Best of 2016 – Staff Pickles

Our team of Staff Pickles pick their faves of the year:

Alina

Alina

Alison

Alison

Dan

Dan

Donna

Donna

Joyce

Joyce

Katherine

Katherine

Moata

Moata

Roberta

Roberta

Memoir, biography and non-fiction

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The Villa at the Edge of the Empire. One Hundred Ways to Read a City by Fiona Farrell (Bronwyn’s pick)
100 tiny pieces of perfect writing about the city we live in.

The Bad-ass Librarians of Timbuktu: And Their Race to Save the World’s Most Precious Manuscripts Joshua Harmer (Donna’s pick)
This is the true story of manuscripts gathered in Timbuktu, Mali & how they are threatened when jihadis take over the city. This is an utterly brilliantly told story about brave and bold librarians and citizens. Better than any thriller.

The Seven Good Years Etgar Keret (Dan’s pick)
The best autobiography I’ve ever and am ever likely to read!

Lab Girl: A Story of Trees, Science and Love Hope Jaren (Alison’s pick)
It is an awesome biography about a woman who loves trees, and her science-soulmate assistant Bill who used to live in a hole. They’re both incredible stranger-than-fiction characters, both passionate about science, both with a few tips about how to be very, very poor and still manage to run a lab. Stories of plants echo events in her own life – growth and roots, pollination and sex, endurance and survival. This one’s inspiring, fascinating and very well written.

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Watching and listening

Black Lotus Shogun Orchestra (Music) (Dan’s pick)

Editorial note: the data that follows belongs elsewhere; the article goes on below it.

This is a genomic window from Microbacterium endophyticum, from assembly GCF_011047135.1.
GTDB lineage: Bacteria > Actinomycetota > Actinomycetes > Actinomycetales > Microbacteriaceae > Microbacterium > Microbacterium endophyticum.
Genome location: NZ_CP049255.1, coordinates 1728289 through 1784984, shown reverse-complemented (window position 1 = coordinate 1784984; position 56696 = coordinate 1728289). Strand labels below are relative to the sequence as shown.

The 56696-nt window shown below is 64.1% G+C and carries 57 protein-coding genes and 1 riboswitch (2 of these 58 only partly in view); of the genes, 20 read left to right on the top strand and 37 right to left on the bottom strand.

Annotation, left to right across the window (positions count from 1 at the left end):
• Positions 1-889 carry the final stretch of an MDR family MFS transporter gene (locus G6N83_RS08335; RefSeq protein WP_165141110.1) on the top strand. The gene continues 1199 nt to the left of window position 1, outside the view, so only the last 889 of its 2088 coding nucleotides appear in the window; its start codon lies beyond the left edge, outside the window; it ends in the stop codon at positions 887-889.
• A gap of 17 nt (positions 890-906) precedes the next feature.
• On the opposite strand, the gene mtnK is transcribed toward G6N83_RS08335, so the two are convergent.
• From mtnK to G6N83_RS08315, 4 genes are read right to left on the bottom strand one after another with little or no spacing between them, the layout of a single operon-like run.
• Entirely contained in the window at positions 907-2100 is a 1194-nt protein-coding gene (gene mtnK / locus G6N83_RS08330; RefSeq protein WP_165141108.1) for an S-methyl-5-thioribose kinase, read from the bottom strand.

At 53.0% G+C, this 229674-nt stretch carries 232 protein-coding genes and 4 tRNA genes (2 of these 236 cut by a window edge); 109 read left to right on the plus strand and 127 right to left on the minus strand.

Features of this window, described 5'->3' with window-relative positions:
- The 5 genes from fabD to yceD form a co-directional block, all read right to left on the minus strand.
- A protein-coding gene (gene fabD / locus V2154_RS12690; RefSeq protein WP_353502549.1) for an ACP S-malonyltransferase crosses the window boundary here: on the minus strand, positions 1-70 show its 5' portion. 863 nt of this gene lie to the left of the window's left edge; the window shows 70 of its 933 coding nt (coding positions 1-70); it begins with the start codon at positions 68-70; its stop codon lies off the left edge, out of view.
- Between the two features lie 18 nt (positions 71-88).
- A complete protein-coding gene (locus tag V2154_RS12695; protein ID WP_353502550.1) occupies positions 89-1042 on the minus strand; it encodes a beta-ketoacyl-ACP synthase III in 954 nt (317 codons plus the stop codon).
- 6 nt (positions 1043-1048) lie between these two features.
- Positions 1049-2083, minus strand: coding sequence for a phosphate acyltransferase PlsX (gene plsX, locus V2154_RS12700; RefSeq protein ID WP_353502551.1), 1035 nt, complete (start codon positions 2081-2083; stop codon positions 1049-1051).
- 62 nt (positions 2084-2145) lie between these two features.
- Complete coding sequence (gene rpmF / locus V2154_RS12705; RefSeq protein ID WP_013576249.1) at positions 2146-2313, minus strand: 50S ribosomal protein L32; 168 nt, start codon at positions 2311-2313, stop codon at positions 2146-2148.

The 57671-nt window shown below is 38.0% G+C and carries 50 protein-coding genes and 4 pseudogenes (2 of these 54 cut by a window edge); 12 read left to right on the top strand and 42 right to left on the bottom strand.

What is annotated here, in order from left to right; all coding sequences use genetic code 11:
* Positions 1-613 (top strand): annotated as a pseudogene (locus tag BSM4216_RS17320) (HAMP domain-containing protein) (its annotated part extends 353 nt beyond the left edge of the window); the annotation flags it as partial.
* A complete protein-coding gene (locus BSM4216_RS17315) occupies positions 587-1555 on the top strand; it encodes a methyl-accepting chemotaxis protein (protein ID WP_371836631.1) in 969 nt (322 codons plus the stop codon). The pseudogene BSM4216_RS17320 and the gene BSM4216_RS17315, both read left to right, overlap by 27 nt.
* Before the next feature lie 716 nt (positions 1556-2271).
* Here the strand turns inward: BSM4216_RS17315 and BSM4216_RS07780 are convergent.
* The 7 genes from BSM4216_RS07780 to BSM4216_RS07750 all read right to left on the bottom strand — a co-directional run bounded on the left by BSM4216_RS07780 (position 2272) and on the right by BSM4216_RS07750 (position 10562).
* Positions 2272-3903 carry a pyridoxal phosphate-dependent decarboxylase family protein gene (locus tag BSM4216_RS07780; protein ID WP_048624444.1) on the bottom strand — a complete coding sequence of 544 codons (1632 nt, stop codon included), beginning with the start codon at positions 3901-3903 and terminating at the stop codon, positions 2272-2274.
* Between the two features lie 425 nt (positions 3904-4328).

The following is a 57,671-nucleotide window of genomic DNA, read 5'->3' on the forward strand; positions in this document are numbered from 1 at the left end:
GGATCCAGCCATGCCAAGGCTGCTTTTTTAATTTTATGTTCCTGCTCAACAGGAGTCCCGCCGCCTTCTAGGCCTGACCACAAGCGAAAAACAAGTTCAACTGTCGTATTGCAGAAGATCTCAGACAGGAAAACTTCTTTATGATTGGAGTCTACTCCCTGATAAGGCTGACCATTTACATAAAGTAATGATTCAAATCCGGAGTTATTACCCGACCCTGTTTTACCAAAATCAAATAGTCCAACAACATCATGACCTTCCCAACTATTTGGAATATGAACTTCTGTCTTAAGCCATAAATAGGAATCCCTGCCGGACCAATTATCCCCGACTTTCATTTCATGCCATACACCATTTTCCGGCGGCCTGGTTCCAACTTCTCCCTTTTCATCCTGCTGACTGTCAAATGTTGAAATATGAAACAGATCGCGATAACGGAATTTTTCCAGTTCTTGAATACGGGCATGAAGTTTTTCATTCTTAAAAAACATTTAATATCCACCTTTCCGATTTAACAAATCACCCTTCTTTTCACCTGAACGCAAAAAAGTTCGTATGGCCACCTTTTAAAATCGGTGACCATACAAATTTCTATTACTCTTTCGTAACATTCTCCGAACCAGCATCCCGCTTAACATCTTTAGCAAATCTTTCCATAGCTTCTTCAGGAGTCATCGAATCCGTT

Such groove & feel, almost reminiscent of Mulatu Astatke.

45 Years (Film) (Robyn’s pick)
Ultra-jumbo sized box of tissues required but worth the pain.

Orange is the New Black (TV series) (Robyn’s pick)
Came late to it but love it – highly addictive. Great performances, great stories, Piper is mad annoying but perhaps that’s quite accurate. And she’s in the background more as the series progresses.

Fortitude (TV series) (Dan’s pick)
Cool Scandi-Crime drama.

Fiction

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The Vet’s daughter Barbara Comyns (Joyce’s pick)
Written in the 1950s this slim volume is domestic, sinister and soaked in sadness. Alice is the vet’s daughter and a very unhappy creature. As her life takes turn after turn for the worst she literally starts to untether. Weird but wonderful.

My struggle Book Three: Boyhood Karl Ove Knausgaard (Robyn’s pick)
This is my best book of the year so far, just as Book One, A death in the Family, and Book Two, A Man in Love were my best books of the year I read them in. I have to be on holiday to read them because once you start you cannot stop. I am not a man and I am not Norwegian and I am not a genius (and I think I’m a lot nicer person than Karl) but I have felt every emotion he describes, I just wouldn’t be able to express my feelings with such incredible skill.

American Gods Neil Gaiman (Bronwyn’s pick)
Re-re-reading this fabulous tale in preparation for the upcoming TV miniseries (so I can be all showy-offy when it’s on …)

Speak Louisa Hall (Joyce’s pick)
Humanity’s relationship with technology is told through a variety of narrators in this complex but gripping novel. Alan Turing, a Seventeenth century pilgrim girl, a robot and a variety of imagined scientists narrate their hopes and dreams of connection to the past, present and each other. Poetic and profound I so much wanted Mary Bradford travelling across the waves to her new life in the Americas to be real. Beautiful.

The Broken Earth series N K Jemisin (Alison’s pick)
The Obelisk Gate because it was a stunning sequel to The Fifth Season, delving deeper into the way this fantasy world works (or doesn’t work, as the case may be, as this world is intrinsically broken) full of tragedy, hidden histories, desperate grasps at survival, and utterly fantastic powerful women.